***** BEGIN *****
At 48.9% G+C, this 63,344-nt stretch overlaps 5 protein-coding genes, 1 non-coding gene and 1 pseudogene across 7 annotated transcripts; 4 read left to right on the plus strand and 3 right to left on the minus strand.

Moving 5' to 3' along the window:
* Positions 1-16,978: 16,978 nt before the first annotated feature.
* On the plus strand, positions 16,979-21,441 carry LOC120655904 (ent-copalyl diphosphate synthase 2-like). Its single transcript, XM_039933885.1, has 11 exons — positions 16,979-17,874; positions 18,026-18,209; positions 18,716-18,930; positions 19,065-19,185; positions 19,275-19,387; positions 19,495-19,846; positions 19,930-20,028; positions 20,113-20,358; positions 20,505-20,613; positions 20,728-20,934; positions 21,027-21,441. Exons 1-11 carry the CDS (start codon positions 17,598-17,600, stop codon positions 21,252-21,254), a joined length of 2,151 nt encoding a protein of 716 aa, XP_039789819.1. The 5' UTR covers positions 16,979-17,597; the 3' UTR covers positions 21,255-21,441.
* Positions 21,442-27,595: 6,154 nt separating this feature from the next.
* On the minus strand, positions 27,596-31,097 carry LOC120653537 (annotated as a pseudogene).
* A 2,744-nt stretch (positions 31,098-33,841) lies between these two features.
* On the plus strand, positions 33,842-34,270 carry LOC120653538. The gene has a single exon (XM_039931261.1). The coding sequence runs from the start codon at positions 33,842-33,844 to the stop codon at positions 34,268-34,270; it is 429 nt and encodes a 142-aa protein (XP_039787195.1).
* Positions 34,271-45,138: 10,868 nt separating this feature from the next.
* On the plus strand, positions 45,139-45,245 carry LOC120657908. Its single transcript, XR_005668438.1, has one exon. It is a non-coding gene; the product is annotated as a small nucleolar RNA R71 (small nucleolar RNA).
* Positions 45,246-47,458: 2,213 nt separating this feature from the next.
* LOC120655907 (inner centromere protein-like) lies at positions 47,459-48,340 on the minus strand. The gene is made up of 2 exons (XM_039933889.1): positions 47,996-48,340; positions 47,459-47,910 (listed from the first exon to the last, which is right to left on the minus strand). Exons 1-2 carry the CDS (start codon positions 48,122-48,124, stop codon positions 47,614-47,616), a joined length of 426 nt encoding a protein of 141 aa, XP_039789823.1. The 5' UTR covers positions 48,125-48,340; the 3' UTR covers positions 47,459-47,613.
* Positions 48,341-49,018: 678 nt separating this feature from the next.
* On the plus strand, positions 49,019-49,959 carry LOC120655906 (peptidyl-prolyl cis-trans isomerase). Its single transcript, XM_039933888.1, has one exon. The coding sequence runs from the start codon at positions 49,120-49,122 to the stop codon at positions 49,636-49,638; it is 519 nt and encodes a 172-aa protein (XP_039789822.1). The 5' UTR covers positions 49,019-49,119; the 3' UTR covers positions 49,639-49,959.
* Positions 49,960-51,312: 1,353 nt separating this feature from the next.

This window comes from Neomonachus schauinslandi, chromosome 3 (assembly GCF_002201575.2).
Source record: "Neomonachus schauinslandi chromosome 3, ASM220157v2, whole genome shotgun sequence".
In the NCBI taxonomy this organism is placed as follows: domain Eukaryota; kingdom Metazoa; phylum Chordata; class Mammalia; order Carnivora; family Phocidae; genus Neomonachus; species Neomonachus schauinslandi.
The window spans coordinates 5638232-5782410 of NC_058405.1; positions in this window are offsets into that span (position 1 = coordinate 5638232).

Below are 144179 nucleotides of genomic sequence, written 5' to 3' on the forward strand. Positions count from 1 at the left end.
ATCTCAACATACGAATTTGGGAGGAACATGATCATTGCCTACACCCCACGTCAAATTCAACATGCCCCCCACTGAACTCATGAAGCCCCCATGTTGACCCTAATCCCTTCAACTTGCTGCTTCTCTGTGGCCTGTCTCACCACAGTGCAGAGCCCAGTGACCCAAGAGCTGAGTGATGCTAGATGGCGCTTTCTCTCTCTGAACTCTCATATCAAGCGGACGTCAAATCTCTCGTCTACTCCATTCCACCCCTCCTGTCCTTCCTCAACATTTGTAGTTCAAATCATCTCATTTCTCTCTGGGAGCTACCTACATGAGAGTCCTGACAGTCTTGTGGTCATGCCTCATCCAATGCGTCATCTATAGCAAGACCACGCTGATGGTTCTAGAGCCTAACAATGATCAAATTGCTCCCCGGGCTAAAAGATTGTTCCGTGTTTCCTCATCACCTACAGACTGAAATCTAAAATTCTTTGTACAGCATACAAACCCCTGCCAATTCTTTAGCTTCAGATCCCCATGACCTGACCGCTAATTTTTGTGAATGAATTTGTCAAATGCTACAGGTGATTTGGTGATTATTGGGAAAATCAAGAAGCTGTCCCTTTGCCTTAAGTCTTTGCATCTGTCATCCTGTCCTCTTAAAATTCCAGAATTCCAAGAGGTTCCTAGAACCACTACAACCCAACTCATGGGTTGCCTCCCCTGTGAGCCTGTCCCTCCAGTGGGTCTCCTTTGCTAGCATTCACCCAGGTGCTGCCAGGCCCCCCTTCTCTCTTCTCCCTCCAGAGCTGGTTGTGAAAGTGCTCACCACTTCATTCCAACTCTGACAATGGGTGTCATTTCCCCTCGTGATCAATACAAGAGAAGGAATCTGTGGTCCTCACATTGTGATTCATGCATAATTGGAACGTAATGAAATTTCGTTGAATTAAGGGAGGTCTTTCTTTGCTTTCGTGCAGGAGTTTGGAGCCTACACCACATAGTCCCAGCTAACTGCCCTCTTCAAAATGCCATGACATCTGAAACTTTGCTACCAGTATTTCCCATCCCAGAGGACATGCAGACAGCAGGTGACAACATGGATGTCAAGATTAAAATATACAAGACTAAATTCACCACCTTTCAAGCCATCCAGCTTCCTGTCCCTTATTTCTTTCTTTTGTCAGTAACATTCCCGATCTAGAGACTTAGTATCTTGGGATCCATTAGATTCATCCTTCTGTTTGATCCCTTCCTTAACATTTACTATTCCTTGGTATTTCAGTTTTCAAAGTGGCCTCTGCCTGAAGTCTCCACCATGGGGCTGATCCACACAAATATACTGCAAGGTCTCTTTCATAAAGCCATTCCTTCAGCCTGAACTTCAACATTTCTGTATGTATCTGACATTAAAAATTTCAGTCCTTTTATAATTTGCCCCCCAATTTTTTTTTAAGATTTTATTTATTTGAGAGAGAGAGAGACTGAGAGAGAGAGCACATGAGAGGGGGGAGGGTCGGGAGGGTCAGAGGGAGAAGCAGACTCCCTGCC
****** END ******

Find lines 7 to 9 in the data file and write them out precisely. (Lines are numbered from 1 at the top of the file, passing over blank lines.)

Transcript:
* A 2,744-nt stretch (positions 31,098-33,841) lies between these two features.
* On the plus strand, positions 33,842-34,270 carry LOC120653538. The gene has a single exon (XM_039931261.1). The coding sequence runs from the start codon at positions 33,842-33,844 to the stop codon at positions 34,268-34,270; it is 429 nt and encodes a 142-aa protein (XP_039787195.1).
* Positions 34,271-45,138: 10,868 nt separating this feature from the next.